What I Read | DECEMBER 2017

22-secret-history.nocrop.w710.h2147483647The Secret History by Donna Tartt

If you like stories about pretentious young adults screwing up their lives, you will love this book.  Luckily, I do and I did.  A small group of classicist students try to recreate a bacchanal, which leads to a string of murders and lies that grows beyond their control.  It’s engrossing and horrible and wonderful, and I’m now going to have to read everything else Tartt has written.

817iFfLhJ+LThe Time Traveler’s Wife by Audrey Niffenegger

After a lukewarm reaction to this movie ages ago, I was happy to discover that I like the book quite a bit more.  It’s relational sci-fi, which isn’t too common of a genre, but should be.  In a Benjamin Button-esque way, I liked seeing Clare and Henry meet up at various ages and times, first as child and adult, meeting in the middle, then growing apart in the opposite direction.  Although it plays with a few sci-fi ideas, my favorite was the idea was compulsive time traveling as a genetic disorder attempting to be cured.  This book was fun, sad, and romantic – a great holiday read!

61VBnB-U+JL._SY344_BO1,204,203,200_Tired of Apologizing for a Church I Don’t Belong To by Lillian Daniel

This woman is a spitfire, and I loved it.  This book is all about what’s on the tin – she’s a liberal pastor who embraces people of all kinds of lives, and she’s tired of apologizing for all the evils the church has committed over the centuries, and that some continue to commit today.  She makes a compelling case that we live in a new age where young people have grown up outside of the church and need to hear WHY it’s worth considering (because of community, and a connection with the sacred, and a calling to higher, deeper life) instead of hearing all the things other people have done poorly.

51-RupZrb3LStrong Women, Soft Hearts by Paula Rinehart

I bought this years ago, and I wish I’d read it then.  It’s an excellent book, but a lot of its themes of forgiveness, vulnerability, and powerlessness felt like retreads of the 12 Step work I’ve been doing for the past two years.  Still, I very much recommend this book to anyone who wants to learn how to interact assertively with the people and events that life throws at you while also remaining open despite some of those things being painful.

51W3KFEXGTL._SX281_BO1,204,203,200_Not Without My Daughter by Betty Mahmoody

Leant to me by a friend, this true story of an American woman trapped in Iran when a vacation with her Iranian husband turns into an imprisonment.  I didn’t like it at first, since her initial reaction to Iranian culture was entirely disgust, but over time it becomes apparent that this is (somewhat) influenced by her fear and anger.  She does wind up finding people she enjoys or empathizes with, which makes the story take an interesting turn because she fears she will grow complacent and abandon her plan to escape back to America.  Really interesting book, but it did unfortunately throw fuel on the fire of my “you can never know if the person you marry will drastically change!!” fear.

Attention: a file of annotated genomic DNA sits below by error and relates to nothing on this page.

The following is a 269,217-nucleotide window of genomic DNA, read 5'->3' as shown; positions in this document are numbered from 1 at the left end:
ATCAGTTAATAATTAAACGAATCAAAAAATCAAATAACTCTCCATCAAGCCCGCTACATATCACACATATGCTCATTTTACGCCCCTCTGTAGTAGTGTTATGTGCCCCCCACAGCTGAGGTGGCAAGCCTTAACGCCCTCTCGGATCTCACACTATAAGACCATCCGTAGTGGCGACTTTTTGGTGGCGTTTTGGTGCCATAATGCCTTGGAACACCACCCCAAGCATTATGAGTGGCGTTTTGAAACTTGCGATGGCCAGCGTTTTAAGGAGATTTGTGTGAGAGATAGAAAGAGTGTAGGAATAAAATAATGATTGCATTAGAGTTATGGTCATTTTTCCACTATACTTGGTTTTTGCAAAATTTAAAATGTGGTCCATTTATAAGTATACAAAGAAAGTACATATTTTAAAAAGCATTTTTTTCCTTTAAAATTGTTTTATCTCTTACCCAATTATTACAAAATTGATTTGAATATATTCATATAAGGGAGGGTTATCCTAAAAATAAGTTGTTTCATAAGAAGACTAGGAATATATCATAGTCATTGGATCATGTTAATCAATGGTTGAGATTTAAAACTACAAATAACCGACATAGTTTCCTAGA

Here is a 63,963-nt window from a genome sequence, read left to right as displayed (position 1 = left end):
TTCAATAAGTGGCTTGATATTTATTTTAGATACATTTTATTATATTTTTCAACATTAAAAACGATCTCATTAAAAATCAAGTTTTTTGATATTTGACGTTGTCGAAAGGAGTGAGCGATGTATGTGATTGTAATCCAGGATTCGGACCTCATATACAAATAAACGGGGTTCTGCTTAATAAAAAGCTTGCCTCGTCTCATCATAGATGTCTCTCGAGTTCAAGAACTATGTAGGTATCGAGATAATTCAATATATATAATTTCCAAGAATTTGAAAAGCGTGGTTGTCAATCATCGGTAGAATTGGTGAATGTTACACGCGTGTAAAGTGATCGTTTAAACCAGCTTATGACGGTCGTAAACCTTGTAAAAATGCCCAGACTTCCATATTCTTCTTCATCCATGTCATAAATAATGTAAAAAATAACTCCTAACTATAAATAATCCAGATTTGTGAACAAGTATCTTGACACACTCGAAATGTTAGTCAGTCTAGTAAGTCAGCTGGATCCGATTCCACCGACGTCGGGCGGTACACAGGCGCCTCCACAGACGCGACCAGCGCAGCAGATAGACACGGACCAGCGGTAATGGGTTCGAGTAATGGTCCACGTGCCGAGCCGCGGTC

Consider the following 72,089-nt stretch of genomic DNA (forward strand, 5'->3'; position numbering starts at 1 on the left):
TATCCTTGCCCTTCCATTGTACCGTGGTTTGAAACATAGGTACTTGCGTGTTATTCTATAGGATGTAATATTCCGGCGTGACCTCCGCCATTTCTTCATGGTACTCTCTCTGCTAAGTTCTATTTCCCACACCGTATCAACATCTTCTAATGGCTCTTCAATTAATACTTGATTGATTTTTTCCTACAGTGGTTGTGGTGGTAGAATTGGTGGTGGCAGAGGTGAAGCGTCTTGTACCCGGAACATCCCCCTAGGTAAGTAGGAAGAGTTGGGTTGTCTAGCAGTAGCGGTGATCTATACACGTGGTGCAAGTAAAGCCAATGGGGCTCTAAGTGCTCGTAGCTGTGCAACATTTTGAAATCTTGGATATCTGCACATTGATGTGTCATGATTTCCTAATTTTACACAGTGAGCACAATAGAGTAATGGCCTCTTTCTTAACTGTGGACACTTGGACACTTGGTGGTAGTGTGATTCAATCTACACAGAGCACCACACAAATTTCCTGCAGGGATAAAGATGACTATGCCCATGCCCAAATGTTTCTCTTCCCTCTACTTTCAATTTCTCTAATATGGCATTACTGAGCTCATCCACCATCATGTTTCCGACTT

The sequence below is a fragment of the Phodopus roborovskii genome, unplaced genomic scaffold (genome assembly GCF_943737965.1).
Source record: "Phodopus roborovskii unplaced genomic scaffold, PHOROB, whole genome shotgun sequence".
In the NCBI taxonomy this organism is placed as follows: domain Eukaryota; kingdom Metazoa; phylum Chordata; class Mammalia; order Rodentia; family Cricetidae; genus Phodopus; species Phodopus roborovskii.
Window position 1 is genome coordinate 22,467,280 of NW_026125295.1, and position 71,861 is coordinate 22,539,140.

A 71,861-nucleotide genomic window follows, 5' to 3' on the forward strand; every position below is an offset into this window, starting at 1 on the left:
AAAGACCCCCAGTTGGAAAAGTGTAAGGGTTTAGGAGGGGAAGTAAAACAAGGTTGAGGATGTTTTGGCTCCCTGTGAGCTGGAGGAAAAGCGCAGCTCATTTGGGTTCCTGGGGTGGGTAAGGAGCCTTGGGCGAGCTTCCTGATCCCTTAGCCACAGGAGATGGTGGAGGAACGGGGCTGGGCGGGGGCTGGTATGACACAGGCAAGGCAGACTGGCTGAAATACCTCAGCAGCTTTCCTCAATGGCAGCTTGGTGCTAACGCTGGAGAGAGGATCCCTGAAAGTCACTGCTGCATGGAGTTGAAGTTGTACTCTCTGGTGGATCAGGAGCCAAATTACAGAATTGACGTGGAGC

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What I Read | NOVEMBER 2017

Wow, is it hard to go from working at a library to living in a foreign country.  From overabundance to scarcity!  Since my time is ending in Greece, I’ve decided to actual tackle the shelf of To Be Read books that I kept passing over.  This is actually pretty satisfying, though the going is slower.

Novel_the_blind_assassin_coverThe Blind Assassin by Margaret Atwood

This book was immediately intriguing, flashing between an old woman remembering her past and an at-first ambiguous meeting of lovers discussing science fiction plots.  It’s a dense novel, delving into generational family relationships, complications, and regrets.  Because it’s Atwood, the story consistently reveals the underbelly of what it means to be a woman during the early 1900s.  The middle dragged a little for me, but the beginning and end were totally engrossing.

71epnYVGumLThe King Must Die by Mary Renault

A historical novel focused on the life of mythical Theseus, I was ALL about this book.  It covers only the first half of his life (I accidentally read the second book so long ago I was writing full reviews).  Theseus travels to Athens and then Crete, where he lives in the Palace of Knossos (I WENT THERE) and survives by becoming a champion bull-leaper.  Renault is a master at creating believable history out of mythology, and I am continually impressed by how she allows events to unfold in such a way that they can be read as natural events or godly interventions.  Very fun read for Greek mythology nerds!

51zEfKBgrdLAbraham by Bruce Feiler

A Jewish man goes to the Middle East to talk to leaders of the three great monotheistic faiths – Judaism, Christianity, and Islam – about the man that unites them all:  Abraham.  This is an excellent book for people who like history, culture, and/or theology, delving into sacred texts, oral traditions, and how people have twisted stories to suit their purposes throughout time.

220px-The-lost-city-zThe Lost City of Z by David Grann